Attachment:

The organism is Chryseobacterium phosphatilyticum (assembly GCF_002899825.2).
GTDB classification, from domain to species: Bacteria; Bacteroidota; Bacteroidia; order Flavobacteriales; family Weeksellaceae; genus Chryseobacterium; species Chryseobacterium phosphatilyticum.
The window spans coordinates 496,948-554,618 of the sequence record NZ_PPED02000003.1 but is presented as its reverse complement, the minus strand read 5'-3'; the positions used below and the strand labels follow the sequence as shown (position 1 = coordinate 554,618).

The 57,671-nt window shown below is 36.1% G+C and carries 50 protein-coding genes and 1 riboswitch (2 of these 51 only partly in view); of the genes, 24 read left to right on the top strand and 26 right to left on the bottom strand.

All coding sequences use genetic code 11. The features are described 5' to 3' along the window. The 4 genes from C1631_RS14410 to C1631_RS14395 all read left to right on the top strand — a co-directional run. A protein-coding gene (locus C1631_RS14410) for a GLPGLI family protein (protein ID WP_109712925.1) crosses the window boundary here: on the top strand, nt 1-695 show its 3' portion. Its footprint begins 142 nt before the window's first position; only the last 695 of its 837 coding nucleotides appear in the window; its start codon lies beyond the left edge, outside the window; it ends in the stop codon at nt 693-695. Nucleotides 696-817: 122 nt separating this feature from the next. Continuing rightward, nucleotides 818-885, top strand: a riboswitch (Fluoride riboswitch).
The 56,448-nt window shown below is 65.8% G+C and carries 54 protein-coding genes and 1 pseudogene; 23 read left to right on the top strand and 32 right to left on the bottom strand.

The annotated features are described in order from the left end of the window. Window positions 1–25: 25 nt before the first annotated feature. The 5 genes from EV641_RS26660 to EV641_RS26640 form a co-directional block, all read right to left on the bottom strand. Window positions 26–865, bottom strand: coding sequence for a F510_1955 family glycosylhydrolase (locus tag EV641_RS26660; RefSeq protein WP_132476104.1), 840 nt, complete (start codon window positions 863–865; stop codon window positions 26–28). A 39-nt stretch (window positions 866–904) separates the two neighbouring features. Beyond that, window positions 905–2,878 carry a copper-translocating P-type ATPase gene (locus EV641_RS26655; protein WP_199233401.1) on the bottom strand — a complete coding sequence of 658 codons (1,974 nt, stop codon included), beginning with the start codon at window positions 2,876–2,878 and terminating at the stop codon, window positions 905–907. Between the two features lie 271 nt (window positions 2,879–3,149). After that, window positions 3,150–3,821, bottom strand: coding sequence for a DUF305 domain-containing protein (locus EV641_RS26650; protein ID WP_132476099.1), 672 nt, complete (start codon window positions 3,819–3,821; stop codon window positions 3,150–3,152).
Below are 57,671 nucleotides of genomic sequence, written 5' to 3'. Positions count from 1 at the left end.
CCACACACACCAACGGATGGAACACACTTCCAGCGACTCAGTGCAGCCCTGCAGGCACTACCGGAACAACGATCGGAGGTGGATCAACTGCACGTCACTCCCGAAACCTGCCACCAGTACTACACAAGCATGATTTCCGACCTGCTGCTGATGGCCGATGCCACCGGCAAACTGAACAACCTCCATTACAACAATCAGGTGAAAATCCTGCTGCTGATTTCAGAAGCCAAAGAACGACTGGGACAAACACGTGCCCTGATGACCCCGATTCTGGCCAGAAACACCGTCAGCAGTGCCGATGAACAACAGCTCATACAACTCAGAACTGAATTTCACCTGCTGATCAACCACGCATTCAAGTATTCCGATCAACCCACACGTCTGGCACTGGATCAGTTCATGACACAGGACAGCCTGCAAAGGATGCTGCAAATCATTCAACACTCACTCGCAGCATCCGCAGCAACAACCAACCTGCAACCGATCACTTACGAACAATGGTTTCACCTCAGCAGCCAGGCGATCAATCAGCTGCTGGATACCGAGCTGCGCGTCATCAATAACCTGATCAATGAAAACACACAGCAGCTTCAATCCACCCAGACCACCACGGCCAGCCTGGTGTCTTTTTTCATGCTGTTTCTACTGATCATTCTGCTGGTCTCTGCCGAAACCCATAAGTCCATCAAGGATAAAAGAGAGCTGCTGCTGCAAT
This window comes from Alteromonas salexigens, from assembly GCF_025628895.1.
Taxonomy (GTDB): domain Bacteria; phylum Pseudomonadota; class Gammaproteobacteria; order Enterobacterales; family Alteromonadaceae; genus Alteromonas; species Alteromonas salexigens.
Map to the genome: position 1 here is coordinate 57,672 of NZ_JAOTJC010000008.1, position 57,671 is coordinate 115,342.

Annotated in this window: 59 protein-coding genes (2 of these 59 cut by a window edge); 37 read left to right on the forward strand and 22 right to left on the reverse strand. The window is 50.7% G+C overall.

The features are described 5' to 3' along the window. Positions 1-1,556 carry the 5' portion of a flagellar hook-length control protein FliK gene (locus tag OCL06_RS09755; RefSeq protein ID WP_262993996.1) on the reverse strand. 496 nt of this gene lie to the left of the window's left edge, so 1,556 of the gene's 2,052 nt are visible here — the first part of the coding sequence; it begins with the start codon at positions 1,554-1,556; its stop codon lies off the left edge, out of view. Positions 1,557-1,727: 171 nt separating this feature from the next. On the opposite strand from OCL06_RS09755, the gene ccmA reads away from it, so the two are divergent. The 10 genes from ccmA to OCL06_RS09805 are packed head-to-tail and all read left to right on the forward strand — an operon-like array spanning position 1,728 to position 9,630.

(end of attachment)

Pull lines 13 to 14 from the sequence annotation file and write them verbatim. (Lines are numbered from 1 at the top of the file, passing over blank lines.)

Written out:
Annotated in this window: 59 protein-coding genes (2 of these 59 cut by a window edge); 37 read left to right on the forward strand and 22 right to left on the reverse strand. The window is 50.7% G+C overall.

The features are described 5' to 3' along the window. Positions 1-1,556 carry the 5' portion of a flagellar hook-length control protein FliK gene (locus tag OCL06_RS09755; RefSeq protein ID WP_262993996.1) on the reverse strand. 496 nt of this gene lie to the left of the window's left edge, so 1,556 of the gene's 2,052 nt are visible here — the first part of the coding sequence; it begins with the start codon at positions 1,554-1,556; its stop codon lies off the left edge, out of view. Positions 1,557-1,727: 171 nt separating this feature from the next. On the opposite strand from OCL06_RS09755, the gene ccmA reads away from it, so the two are divergent. The 10 genes from ccmA to OCL06_RS09805 are packed head-to-tail and all read left to right on the forward strand — an operon-like array spanning position 1,728 to position 9,630.